CHRIS DUFRESNE / ON COLLEGE FOOTBALL

It's SEC vs. the world, once more with feeling

This season, the Bowl Championship Series' swan song, could be rivals' last chance to take down the mighty Southeastern Conference.

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Nick Saban

Alabama coach Nick Saban, center, celebrates with his players following the Crimson Tide's victory over Georgia in the 2012 SEC title game. Will the the end of the BCS era be marked by another winner from the SEC? (David Goldman / Associated Press / December 1, 2012)

It sounds strange but this could be the last chance any outsider has to take down the Southeastern Conference, winners of seven straight national titles and heavily favored to make it eight.

Next season, when the playoff replaces the Bowl Championship Series, all four participants can be from the same conference.

The SEC has pined for the day when the playoff could become its own private party. Last year six SEC teams finished in the top 10, but, gee, only Alabama got to play for the championship.

The final BCS season offers one last quirky chance for a non-SEC team to get spit into the championship by the unregulated BCS computers. Once the playoff starts, the teams will be picked by a selection committee.

The SEC has owned the BCS era with equal parts passion, talent and made-to-order nonconference scheduling. The SEC even caught a few breaks along the way, right, Michigan and Oklahoma State?

Total domination, though, just isn't enough. SEC coaches after 15 years suddenly don't understand why Notre Dame, one school, has such disproportionate say-so.

"We just started trying to figure out why the athletic director of Notre Dame is equal to all the conference commissioners," South Carolina Coach Steve Spurrier said at SEC media days. "Nobody had a good answer except that's the way it's always been."

Spurrier has a valid point, but it seems like piling on, given that Notre Dame hasn't won a national title since 1988 and, based on last year, does not pose an immediate threat.

That didn't stop the SEC coaches from voting, 14-0, in favor of Notre Dame joining a conference.

The vote means nothing as the Fighting Irish have remained adamant about remaining a football independent, but it just goes to show what SEC coaches like to do in their spare time.

Here are four schools this year with a chance to take down the SEC.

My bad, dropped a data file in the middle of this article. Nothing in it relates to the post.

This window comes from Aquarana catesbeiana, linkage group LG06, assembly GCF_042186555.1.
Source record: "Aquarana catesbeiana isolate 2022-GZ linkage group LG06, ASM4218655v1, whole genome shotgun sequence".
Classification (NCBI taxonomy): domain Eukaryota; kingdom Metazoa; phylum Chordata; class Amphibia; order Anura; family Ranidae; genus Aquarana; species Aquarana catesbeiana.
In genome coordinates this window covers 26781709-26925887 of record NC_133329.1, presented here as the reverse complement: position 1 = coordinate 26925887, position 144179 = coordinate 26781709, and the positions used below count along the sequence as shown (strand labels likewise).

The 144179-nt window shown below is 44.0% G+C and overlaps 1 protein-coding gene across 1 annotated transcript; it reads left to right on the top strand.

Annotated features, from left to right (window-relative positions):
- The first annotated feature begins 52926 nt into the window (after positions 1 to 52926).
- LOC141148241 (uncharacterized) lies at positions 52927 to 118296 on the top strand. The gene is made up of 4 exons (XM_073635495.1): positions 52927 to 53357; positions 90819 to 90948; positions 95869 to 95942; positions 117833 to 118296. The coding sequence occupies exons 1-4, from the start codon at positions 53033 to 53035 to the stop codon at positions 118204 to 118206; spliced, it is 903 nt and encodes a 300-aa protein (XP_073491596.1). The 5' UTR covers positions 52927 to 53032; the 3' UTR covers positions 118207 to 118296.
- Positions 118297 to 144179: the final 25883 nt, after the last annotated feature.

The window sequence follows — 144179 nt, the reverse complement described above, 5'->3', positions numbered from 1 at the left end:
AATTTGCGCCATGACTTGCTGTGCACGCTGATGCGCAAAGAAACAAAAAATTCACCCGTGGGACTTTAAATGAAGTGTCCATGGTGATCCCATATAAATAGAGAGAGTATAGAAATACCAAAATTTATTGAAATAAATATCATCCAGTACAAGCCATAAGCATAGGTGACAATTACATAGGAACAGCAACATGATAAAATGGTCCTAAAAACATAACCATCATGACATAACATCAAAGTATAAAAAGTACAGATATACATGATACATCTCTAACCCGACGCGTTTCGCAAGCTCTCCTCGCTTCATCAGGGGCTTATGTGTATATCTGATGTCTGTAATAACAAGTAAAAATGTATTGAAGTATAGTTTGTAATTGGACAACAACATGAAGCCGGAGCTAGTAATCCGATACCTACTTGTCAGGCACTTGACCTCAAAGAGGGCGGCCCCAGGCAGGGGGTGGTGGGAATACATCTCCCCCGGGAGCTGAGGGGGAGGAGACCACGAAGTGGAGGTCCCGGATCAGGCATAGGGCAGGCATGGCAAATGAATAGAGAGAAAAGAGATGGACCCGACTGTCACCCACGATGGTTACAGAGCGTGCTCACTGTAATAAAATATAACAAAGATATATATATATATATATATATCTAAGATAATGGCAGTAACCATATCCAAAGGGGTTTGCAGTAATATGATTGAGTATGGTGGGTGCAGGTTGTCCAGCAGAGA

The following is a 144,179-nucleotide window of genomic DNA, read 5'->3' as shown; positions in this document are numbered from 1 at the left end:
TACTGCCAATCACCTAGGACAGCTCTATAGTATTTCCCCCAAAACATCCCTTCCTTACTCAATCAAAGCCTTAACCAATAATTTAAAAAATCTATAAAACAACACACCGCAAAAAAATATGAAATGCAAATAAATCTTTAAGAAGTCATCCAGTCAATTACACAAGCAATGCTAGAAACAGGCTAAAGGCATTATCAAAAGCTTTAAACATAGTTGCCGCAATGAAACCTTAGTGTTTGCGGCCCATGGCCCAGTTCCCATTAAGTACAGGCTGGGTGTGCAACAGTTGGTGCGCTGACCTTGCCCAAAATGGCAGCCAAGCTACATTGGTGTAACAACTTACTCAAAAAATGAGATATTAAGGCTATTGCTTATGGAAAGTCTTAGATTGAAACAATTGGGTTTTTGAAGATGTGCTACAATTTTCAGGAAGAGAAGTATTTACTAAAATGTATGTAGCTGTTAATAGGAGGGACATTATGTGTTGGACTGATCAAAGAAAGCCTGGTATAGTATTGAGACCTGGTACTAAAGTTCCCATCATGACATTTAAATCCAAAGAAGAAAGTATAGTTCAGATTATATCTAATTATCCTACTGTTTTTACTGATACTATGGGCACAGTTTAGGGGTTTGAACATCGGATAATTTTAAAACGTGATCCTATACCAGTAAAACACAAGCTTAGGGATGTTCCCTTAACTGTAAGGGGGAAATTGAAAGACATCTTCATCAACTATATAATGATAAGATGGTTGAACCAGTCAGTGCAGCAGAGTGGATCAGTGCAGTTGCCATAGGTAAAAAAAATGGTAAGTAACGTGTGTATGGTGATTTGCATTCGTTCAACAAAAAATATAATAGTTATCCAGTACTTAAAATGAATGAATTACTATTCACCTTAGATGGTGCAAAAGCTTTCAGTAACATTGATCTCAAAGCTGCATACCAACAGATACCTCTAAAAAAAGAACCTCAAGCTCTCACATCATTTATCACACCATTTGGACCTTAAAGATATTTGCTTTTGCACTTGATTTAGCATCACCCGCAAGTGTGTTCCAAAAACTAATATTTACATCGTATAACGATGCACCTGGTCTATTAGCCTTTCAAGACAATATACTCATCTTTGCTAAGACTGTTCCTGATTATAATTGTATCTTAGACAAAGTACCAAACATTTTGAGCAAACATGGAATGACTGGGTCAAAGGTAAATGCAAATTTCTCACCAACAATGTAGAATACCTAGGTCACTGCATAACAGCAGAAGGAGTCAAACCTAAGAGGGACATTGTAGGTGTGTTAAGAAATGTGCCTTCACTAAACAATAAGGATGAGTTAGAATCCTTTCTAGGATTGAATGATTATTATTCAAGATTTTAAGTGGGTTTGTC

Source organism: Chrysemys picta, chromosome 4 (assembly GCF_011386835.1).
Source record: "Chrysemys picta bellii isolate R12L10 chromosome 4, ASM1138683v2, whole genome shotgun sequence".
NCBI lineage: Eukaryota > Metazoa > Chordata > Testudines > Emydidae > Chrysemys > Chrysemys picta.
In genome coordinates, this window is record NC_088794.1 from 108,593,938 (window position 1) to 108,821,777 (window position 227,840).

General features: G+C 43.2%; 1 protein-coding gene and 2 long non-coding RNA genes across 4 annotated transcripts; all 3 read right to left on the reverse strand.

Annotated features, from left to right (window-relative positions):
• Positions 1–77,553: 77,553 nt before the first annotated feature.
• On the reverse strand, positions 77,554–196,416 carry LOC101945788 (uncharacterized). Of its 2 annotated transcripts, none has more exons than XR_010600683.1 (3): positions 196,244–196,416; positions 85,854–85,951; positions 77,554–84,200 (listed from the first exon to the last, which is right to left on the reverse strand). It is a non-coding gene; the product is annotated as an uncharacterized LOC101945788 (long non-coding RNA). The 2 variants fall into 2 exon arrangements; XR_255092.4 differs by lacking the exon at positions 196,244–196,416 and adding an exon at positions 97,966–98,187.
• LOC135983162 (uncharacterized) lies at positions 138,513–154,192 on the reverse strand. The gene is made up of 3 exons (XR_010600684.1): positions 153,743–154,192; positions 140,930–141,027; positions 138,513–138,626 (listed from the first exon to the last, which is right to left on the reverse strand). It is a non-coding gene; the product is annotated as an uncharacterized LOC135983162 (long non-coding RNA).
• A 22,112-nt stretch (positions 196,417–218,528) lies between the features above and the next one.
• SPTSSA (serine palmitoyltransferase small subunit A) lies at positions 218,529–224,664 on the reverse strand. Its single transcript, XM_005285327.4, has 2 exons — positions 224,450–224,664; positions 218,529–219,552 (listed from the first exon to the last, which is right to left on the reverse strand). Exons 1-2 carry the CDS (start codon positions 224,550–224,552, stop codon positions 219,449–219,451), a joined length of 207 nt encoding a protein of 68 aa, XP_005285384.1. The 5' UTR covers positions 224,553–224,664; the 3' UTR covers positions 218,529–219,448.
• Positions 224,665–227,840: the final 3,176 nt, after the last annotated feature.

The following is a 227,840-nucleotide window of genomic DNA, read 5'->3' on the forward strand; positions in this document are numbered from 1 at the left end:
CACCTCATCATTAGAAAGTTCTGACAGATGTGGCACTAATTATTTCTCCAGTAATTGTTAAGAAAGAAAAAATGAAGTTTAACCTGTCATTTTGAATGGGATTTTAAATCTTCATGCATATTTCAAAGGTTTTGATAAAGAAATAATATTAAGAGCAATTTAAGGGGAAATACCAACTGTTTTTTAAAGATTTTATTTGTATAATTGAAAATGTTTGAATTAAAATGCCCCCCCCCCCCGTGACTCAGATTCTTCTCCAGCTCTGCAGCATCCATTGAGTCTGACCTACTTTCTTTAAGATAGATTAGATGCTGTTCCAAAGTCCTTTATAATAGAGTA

1: Ohio State.

Why? Urban Meyer knows what it takes to compete at the highest SEC level and, as we've seen, it's not always pretty. Meyer led Florida to two BCS titles and returns a Buckeyes team coming off a 12-0 season.

Why not: Ohio State still doesn't have enough team speed.

2: Oregon.

Why? Texas A&M proved last year you can beat Alabama by spreading the field and speeding up the tempo. Oregon wrote the operating manual on this style and also plays solid defense.

Why not: The Ducks always seem to mess up one or two games a season.

3: Stanford:

Why? The Cardinal plays a completely different, smash-mouth style but seems to have the beef on the interior lines to match up with the likes of Alabama, Georgia and Florida.

Why not: Coach David Shaw's stubbornness when the team is in short-yard situations (remember Notre Dame in overtime last year?); he sometimes plays too much to his team's strengths.

4: Texas

Why? The Longhorns played in the BCS title game the last two times it was held at the Rose Bowl. Texas returns 19 starters and has its best team since losing to Alabama four seasons ago in Pasadena.

Why not: Vince Young (or Colt McCoy) is not walking through the stadium gate.

And one more late addition, bonus-team longshot: Louisville. The Cardinals have a great quarterback in Teddy Bridgewater, an easy schedule and a coach, Charlie Strong, who used to coach in the SEC. And didn't Louisville beat Florida in last season's Sugar Bowl?

chris.dufresne@latimes.com

Twitter: @DufresneLATimes

Coming Thursday: The big games aren't all on Saturdays this season.

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